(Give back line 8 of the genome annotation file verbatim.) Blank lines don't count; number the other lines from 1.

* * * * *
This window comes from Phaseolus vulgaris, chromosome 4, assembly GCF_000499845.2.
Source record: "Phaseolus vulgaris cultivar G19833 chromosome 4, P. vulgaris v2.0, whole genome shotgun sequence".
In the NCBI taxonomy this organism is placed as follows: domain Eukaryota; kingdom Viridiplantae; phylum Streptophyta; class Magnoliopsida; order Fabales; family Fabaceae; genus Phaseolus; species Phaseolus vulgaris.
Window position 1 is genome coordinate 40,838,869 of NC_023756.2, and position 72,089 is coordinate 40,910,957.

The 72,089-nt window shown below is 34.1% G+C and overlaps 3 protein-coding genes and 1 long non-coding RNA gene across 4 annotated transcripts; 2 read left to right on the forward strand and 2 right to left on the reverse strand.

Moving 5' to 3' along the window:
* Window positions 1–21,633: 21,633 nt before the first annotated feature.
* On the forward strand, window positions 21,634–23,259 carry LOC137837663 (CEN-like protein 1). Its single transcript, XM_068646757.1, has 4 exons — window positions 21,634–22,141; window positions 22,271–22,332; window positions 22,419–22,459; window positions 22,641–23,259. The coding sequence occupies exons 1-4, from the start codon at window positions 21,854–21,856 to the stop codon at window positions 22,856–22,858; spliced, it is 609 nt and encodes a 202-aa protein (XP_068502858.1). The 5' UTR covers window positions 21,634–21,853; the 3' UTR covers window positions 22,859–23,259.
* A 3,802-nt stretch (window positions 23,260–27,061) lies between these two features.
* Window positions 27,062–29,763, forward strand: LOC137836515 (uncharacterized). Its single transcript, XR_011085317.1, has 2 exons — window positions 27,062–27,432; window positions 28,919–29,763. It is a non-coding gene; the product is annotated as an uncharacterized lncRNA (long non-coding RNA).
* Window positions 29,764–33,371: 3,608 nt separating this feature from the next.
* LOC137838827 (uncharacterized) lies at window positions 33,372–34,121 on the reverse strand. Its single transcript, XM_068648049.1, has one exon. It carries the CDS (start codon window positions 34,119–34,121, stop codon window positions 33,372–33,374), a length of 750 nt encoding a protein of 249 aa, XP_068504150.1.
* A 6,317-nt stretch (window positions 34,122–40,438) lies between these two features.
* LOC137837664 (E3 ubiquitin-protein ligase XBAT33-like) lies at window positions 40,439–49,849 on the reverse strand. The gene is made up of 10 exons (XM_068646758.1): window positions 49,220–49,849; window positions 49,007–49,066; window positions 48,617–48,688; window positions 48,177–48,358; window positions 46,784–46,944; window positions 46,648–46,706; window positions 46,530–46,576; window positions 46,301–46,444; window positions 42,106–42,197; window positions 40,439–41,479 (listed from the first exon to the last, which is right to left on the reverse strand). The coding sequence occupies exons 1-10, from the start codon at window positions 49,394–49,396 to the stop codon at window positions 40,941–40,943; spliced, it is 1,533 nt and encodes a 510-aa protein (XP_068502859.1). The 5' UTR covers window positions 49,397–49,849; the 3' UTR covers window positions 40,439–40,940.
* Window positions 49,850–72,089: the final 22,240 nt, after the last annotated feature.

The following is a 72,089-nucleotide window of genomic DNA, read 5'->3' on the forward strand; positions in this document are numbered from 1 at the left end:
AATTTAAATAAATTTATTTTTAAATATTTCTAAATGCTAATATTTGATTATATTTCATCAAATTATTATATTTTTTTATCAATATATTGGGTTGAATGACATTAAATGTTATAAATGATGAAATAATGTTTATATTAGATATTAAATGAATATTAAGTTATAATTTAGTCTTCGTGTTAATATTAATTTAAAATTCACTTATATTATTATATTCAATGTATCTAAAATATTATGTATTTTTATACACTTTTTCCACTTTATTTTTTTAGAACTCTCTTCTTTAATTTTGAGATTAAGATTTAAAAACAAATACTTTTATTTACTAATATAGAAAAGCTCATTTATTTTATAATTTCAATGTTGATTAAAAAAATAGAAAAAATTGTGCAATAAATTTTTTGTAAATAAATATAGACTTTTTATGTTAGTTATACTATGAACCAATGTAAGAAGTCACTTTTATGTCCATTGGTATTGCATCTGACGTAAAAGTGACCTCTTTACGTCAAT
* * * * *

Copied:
* On the forward strand, window positions 21,634–23,259 carry LOC137837663 (CEN-like protein 1). Its single transcript, XM_068646757.1, has 4 exons — window positions 21,634–22,141; window positions 22,271–22,332; window positions 22,419–22,459; window positions 22,641–23,259. The coding sequence occupies exons 1-4, from the start codon at window positions 21,854–21,856 to the stop codon at window positions 22,856–22,858; spliced, it is 609 nt and encodes a 202-aa protein (XP_068502858.1). The 5' UTR covers window positions 21,634–21,853; the 3' UTR covers window positions 22,859–23,259.